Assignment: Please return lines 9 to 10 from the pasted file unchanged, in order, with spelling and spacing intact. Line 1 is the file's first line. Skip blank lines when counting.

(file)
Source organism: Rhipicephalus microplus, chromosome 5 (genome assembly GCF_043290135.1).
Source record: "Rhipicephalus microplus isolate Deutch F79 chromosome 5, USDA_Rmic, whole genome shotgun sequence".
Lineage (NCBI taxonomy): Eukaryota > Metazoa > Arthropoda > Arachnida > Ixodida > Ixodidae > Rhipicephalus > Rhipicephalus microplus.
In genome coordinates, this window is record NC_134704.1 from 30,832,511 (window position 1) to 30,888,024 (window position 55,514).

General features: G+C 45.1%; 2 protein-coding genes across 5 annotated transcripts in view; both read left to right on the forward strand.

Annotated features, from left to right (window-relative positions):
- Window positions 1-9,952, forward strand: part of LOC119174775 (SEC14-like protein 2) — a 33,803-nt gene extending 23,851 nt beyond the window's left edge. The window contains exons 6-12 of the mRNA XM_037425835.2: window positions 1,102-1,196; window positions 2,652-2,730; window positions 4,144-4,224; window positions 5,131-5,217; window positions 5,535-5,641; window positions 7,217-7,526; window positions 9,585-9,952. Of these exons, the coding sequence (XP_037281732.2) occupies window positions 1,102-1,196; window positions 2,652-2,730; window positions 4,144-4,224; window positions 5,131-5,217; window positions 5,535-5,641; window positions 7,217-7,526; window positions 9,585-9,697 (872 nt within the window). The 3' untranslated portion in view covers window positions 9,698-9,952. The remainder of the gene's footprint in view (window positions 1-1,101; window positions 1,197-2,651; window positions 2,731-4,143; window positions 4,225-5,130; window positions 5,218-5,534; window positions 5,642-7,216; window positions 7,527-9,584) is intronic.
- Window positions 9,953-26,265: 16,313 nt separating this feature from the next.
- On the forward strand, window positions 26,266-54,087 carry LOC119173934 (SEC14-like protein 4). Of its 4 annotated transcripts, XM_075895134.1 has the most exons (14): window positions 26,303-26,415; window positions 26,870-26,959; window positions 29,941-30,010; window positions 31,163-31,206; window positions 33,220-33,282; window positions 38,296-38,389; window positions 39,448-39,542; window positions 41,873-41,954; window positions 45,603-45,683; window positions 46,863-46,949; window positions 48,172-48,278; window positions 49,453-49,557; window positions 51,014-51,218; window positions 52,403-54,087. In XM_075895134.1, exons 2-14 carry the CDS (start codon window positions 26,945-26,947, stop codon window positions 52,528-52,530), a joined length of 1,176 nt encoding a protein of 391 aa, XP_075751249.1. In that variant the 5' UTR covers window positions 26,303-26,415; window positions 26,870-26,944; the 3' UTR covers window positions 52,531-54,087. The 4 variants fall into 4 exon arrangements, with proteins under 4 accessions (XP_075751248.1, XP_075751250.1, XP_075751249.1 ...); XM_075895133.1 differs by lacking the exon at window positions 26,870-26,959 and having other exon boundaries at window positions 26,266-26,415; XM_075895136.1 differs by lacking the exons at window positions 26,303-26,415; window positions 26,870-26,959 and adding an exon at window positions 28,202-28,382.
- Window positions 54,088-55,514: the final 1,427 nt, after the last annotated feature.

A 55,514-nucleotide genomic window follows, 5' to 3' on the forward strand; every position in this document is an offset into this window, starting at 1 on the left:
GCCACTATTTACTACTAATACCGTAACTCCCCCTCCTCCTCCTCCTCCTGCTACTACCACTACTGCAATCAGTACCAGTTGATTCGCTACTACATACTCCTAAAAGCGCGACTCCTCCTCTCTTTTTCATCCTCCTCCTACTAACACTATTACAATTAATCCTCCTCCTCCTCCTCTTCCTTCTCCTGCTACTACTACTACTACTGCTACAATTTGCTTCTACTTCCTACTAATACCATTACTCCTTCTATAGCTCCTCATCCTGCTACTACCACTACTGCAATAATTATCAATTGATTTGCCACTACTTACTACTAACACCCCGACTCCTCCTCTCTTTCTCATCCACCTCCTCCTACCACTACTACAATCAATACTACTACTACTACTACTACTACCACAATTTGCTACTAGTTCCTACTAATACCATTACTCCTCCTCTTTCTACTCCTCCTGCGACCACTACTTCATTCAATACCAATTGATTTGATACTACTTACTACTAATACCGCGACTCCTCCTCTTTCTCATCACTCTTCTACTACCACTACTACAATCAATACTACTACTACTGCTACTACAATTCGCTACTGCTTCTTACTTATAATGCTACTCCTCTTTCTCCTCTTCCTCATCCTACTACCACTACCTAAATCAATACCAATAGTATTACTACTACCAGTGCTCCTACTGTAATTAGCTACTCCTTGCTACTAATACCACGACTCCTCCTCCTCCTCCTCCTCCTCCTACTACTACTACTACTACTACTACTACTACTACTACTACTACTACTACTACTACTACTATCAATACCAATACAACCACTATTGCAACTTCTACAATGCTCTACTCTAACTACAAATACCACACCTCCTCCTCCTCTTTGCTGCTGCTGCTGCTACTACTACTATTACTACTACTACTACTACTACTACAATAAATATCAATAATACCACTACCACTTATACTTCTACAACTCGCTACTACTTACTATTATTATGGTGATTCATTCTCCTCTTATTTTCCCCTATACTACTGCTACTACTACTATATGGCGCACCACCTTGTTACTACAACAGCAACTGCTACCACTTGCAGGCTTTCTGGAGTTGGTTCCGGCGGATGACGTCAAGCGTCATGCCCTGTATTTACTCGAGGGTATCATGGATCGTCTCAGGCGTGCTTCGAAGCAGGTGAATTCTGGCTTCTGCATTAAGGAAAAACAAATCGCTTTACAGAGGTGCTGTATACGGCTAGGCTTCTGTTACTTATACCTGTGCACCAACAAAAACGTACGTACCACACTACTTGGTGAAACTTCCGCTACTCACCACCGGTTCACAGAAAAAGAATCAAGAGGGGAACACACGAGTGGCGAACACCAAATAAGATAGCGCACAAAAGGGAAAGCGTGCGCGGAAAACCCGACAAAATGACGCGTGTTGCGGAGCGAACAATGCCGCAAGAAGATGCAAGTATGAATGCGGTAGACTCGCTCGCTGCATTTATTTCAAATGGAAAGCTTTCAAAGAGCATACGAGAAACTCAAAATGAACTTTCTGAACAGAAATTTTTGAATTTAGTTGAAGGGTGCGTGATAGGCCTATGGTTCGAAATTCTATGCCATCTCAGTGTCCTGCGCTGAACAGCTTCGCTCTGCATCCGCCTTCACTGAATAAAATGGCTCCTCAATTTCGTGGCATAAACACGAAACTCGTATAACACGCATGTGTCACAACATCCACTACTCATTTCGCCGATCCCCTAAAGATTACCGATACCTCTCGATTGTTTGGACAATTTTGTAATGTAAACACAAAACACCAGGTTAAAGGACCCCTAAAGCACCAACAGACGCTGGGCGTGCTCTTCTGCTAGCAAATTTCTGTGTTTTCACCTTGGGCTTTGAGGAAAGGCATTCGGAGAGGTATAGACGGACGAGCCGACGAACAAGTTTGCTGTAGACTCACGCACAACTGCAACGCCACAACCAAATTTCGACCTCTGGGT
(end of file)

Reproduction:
- On the forward strand, window positions 26,266-54,087 carry LOC119173934 (SEC14-like protein 4). Of its 4 annotated transcripts, XM_075895134.1 has the most exons (14): window positions 26,303-26,415; window positions 26,870-26,959; window positions 29,941-30,010; window positions 31,163-31,206; window positions 33,220-33,282; window positions 38,296-38,389; window positions 39,448-39,542; window positions 41,873-41,954; window positions 45,603-45,683; window positions 46,863-46,949; window positions 48,172-48,278; window positions 49,453-49,557; window positions 51,014-51,218; window positions 52,403-54,087. In XM_075895134.1, exons 2-14 carry the CDS (start codon window positions 26,945-26,947, stop codon window positions 52,528-52,530), a joined length of 1,176 nt encoding a protein of 391 aa, XP_075751249.1. In that variant the 5' UTR covers window positions 26,303-26,415; window positions 26,870-26,944; the 3' UTR covers window positions 52,531-54,087. The 4 variants fall into 4 exon arrangements, with proteins under 4 accessions (XP_075751248.1, XP_075751250.1, XP_075751249.1 ...); XM_075895133.1 differs by lacking the exon at window positions 26,870-26,959 and having other exon boundaries at window positions 26,266-26,415; XM_075895136.1 differs by lacking the exons at window positions 26,303-26,415; window positions 26,870-26,959 and adding an exon at window positions 28,202-28,382.
- Window positions 54,088-55,514: the final 1,427 nt, after the last annotated feature.